The money is key. Fewer people are watching network TV, so the importance of fundraising to pay for those ads could well become less pronounced in the future. Good news for democracy if it happens.
If there's one overall trend we're seeing, it's that more candidates are learning to make effective use of non-traditional weapons like netroots activism and online fundraising and word-spreading. This was novel when Howard Dean did it in 2004 and worth noting when Obama improved on Dean's model in 2008. Now, these tools are starting to gain much wider use. They helped Paul, Sestak and Halter. Since they're inexpensive tools to use, they do tend to mitigate the greatest advantage incumbents of both parties have had over challengers in recent decades: money.
That, to me, is really the main thing these results tell us about the autumn. The advantages of incumbency, traditionally massive in American politics, are melting away. It's mostly because of technology, but the bad economy and resulting anger and impatience only intensify matters. Democrats of course have more to lose in the midterms. But the incumbents of both parties need to be on their toes.
Wednesday, May 19, 2010
What yesterday means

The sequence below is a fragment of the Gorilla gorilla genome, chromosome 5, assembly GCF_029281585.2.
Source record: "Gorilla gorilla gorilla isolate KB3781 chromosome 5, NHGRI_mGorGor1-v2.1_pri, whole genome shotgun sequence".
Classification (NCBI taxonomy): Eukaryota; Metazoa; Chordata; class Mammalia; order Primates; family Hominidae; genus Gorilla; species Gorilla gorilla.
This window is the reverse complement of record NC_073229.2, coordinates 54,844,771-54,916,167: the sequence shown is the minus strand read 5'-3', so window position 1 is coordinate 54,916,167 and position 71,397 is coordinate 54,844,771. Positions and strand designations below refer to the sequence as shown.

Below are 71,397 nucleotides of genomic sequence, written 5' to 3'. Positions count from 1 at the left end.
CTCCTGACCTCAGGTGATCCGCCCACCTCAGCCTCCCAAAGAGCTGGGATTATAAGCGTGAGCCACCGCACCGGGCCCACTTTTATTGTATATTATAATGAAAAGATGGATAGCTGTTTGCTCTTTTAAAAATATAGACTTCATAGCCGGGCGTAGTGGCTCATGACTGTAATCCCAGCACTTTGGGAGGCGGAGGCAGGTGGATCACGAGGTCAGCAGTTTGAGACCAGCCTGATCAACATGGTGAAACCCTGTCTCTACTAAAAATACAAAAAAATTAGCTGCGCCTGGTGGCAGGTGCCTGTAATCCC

Mike Tomasky has a typically astute take on the ultimate meaning of Anti-incumbent Tuesday:
The Man, The Myth, The Bio
- East Bay, California, United States
- Problem: I have lots of opinions on politics and culture that I need to vent. If I do not do this I will wind up muttering to myself, and that's only like one or two steps away from being a hobo. Solution: I write two blogs. A political blog that has some evident sympathies (pro-Obama, mostly liberal though I dissent on some issues, like guns and trade) and a culture blog that does, well, cultural essays in a more long-form manner. My particular thing is taking overrated things (movies, mostly, but other things too) down a peg and putting underrated things up a peg. I'm sort of the court of last resort, and I tend to focus on more obscure cultural phenomena.